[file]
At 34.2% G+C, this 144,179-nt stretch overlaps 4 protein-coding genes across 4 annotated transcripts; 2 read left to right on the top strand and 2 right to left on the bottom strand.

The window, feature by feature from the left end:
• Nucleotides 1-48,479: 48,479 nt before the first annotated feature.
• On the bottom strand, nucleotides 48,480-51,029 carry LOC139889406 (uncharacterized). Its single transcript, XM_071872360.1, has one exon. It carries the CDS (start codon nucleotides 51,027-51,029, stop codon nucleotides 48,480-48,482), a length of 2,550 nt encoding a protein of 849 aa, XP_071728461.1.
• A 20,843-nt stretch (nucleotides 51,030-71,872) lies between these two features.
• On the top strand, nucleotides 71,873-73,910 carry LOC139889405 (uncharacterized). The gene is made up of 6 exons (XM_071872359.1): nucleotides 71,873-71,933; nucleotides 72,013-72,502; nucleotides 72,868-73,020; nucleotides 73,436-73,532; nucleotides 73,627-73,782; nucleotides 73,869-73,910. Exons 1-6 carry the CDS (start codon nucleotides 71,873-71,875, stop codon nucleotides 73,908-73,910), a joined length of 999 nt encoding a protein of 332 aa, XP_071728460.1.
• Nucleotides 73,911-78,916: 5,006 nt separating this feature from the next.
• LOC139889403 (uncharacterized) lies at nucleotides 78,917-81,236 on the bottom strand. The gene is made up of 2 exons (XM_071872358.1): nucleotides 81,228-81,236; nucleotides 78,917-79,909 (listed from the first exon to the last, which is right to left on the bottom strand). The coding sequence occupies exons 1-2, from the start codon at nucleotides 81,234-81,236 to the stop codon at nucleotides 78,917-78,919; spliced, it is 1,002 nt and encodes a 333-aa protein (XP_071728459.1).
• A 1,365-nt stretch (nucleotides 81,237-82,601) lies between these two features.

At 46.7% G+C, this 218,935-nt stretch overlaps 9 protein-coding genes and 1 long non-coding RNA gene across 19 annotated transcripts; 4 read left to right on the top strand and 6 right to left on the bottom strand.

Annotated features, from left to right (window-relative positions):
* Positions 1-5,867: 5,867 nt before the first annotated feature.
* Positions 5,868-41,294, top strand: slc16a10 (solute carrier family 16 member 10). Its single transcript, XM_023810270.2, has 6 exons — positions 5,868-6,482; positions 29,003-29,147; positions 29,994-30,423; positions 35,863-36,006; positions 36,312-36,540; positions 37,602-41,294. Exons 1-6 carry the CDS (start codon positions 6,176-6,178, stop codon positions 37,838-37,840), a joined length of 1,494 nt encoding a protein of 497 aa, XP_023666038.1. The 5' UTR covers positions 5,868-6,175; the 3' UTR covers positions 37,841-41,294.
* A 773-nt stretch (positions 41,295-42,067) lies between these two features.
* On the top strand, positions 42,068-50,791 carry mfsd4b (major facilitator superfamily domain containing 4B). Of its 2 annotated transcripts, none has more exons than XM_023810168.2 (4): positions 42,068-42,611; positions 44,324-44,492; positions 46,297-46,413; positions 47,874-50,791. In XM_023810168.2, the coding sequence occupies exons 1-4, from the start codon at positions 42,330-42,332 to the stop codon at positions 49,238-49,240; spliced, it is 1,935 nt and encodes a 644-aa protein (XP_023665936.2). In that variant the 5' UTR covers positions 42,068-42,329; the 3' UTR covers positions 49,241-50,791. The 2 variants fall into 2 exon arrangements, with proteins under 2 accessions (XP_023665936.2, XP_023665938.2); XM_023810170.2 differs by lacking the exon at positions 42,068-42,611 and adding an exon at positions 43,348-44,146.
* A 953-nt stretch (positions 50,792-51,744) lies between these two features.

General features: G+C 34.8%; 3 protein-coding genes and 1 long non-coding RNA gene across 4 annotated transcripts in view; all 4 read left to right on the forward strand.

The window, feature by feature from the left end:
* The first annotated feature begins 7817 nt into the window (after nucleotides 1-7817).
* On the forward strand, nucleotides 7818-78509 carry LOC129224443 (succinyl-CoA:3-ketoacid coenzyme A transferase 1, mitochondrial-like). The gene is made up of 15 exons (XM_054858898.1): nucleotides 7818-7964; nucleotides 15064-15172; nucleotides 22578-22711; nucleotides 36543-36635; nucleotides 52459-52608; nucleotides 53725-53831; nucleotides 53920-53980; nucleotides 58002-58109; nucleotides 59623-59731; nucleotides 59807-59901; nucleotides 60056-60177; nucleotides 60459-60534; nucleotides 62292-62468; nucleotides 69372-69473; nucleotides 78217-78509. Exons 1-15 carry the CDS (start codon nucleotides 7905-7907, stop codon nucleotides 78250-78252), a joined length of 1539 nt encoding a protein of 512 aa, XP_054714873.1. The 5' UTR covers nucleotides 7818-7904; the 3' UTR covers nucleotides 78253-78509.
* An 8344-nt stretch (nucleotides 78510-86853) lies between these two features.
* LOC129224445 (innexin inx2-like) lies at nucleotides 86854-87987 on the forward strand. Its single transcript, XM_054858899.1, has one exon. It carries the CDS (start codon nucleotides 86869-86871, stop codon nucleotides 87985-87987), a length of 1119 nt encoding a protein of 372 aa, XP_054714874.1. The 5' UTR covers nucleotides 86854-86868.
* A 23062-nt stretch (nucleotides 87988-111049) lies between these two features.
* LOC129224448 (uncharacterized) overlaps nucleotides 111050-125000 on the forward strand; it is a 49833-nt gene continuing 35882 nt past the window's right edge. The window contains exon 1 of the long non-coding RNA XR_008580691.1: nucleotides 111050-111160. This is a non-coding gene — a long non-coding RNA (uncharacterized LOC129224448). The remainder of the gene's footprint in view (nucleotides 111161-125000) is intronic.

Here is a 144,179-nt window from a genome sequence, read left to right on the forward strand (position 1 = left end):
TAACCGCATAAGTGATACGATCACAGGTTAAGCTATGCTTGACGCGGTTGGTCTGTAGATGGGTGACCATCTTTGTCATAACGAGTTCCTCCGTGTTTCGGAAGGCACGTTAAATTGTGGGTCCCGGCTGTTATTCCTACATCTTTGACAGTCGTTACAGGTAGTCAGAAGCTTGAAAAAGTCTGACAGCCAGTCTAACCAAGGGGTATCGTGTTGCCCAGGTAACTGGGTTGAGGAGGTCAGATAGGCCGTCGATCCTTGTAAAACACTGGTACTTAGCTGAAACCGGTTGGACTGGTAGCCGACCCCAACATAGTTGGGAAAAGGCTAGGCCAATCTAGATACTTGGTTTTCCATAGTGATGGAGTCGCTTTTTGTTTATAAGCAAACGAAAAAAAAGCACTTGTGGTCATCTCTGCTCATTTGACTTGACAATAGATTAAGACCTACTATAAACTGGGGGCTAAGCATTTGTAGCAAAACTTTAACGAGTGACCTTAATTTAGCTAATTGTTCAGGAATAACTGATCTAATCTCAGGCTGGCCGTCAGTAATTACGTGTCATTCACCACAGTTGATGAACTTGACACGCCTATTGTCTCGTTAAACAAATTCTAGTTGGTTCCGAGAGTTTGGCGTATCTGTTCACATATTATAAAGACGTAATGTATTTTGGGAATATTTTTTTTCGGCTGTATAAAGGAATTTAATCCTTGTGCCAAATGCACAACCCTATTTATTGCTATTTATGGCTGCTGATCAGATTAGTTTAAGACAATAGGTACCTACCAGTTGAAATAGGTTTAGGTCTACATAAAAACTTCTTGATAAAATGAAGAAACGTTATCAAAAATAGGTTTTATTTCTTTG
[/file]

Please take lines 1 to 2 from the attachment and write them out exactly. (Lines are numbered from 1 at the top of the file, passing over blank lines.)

At 34.2% G+C, this 144,179-nt stretch overlaps 4 protein-coding genes across 4 annotated transcripts; 2 read left to right on the top strand and 2 right to left on the bottom strand.

The window, feature by feature from the left end: